Almost half the American population takes at least one prescription medicine, and a side effect of many drugs is significant weight gain.“Antidepressants are well-known to cause weight gain,” Dr. Aaron Tabor, a noted weight-loss expert and founder of the Healthy Directions anti-aging website tells Health Radar. “It may also be a combination of the antidepressants decreasing metabolism and physical activity, both leading to weight gain.”Antihistamines are another popular class of drugs that targets a receptor that’s involved with both allergies and appetite. So suppressing that receptor’s activity can make you hungrier and overeat. Beta blockers, diabetes medications, corticosteroids, and antipsychotic drugs may also be culprits.What you can do. Speak with your healthcare professional about the medications you take and whether they could be driving your weight up. “Don’t quit your medications before you talk to your doctor, but ask for possible options that won’t have the same side effects,” says Tabor.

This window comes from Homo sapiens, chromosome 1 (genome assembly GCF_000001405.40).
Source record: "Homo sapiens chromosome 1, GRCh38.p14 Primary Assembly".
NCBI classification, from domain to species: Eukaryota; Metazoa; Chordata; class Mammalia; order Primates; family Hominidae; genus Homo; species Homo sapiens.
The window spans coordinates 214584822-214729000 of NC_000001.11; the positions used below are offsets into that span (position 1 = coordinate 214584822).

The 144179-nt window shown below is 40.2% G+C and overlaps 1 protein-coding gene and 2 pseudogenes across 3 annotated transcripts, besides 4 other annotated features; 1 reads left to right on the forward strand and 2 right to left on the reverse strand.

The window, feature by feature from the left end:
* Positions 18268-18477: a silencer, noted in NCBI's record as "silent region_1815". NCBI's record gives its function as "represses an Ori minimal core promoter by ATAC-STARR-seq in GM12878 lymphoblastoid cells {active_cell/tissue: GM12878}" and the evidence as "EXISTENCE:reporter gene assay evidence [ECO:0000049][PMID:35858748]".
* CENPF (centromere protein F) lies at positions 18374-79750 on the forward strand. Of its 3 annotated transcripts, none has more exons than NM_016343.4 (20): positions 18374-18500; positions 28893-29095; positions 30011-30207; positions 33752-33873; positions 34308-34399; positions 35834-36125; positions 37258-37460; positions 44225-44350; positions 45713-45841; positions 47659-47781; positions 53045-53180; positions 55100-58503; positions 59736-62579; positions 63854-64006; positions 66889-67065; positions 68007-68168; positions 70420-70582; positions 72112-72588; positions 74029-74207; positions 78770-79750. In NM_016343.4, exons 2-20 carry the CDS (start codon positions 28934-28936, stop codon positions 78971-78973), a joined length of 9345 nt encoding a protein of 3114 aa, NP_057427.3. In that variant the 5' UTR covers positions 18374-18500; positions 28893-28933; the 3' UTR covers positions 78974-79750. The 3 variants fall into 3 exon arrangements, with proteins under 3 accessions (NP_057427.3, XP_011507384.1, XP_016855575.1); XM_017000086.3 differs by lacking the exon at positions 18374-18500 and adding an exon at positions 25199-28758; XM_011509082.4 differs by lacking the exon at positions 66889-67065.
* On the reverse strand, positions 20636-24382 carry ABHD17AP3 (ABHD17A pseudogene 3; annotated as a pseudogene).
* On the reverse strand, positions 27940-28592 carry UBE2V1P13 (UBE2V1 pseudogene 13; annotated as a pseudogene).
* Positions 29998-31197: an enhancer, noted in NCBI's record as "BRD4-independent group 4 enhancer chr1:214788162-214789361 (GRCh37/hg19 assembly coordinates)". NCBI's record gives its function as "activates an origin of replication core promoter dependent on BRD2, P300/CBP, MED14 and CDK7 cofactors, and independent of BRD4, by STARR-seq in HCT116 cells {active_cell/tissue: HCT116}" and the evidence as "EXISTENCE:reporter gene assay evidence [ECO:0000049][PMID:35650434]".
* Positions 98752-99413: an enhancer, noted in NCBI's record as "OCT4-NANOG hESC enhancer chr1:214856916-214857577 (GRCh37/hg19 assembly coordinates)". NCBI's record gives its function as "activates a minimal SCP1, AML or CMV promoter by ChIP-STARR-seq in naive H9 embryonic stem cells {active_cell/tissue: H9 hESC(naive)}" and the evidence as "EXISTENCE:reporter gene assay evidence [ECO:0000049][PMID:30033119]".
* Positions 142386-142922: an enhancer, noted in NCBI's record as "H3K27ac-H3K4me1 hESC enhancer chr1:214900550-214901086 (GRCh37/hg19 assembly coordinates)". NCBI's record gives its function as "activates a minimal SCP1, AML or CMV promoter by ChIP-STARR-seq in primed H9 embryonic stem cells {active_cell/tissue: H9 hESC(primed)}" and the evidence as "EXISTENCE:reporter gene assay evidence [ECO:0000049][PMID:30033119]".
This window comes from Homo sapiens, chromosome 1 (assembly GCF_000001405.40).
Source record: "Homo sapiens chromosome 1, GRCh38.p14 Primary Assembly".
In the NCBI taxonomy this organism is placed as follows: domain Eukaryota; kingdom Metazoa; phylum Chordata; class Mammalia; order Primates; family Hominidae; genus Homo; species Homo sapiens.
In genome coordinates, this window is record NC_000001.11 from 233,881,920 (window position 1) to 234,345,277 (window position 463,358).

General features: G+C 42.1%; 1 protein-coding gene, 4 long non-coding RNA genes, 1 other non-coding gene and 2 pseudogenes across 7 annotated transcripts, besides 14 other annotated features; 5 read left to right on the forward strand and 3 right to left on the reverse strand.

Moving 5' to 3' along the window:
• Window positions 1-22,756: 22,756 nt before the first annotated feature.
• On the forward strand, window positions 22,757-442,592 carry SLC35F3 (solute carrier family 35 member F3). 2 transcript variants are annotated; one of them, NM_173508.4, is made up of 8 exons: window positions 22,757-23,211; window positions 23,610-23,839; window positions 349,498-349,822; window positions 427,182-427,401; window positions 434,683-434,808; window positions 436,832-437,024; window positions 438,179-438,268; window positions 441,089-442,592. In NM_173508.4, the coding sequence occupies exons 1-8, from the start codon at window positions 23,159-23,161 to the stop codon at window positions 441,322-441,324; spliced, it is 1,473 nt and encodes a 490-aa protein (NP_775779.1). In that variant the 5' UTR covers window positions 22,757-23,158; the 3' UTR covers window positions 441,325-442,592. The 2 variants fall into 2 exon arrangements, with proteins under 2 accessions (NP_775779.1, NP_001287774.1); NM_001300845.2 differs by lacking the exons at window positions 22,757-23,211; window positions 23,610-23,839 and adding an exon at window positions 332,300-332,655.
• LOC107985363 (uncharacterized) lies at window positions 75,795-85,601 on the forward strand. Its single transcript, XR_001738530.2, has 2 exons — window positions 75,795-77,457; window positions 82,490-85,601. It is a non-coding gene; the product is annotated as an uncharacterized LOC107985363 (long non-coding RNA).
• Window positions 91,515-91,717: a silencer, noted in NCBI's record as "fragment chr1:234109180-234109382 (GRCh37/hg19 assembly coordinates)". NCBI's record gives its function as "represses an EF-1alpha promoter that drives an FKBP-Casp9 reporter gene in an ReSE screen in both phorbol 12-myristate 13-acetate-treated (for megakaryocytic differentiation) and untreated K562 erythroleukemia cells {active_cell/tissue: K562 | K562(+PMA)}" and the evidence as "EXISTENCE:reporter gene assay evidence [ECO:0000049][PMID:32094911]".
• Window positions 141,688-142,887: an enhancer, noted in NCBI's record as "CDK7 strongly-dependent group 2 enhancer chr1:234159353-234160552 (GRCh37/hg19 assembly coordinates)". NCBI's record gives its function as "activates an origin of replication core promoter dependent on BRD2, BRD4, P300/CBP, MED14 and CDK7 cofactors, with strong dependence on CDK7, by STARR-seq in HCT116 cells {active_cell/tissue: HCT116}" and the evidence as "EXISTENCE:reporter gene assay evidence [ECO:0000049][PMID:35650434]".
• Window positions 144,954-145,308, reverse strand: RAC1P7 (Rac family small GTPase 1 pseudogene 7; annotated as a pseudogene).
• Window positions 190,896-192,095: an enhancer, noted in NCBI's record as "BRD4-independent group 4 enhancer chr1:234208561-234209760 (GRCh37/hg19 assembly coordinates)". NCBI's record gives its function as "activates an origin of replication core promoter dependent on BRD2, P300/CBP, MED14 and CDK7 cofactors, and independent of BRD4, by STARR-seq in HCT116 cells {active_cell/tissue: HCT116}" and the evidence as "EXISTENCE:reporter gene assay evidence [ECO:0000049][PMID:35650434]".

3 – Sleep Deprivation

It may not be a coincidence that roughly one in three Americans gets less than six hours of shut-eye a night and about the same number are obese. In a recent study of older adults, getting only five hours of sleep instead of the recommended seven to eight tripled obesity risks in men and doubled them in women. “The more sleep deprived you are, the more you increase the hormone cortisol, which increases your appetite,” says Tabor.What you can do. Establish a healthy sleep routine and aim for seven to eight hours nightly. Set a schedule in which you go to bed and get up at the same time every day, including weekends. This helps regulate the sleep-wake cycles and other body rhythms, including your appetite.

4 – Stress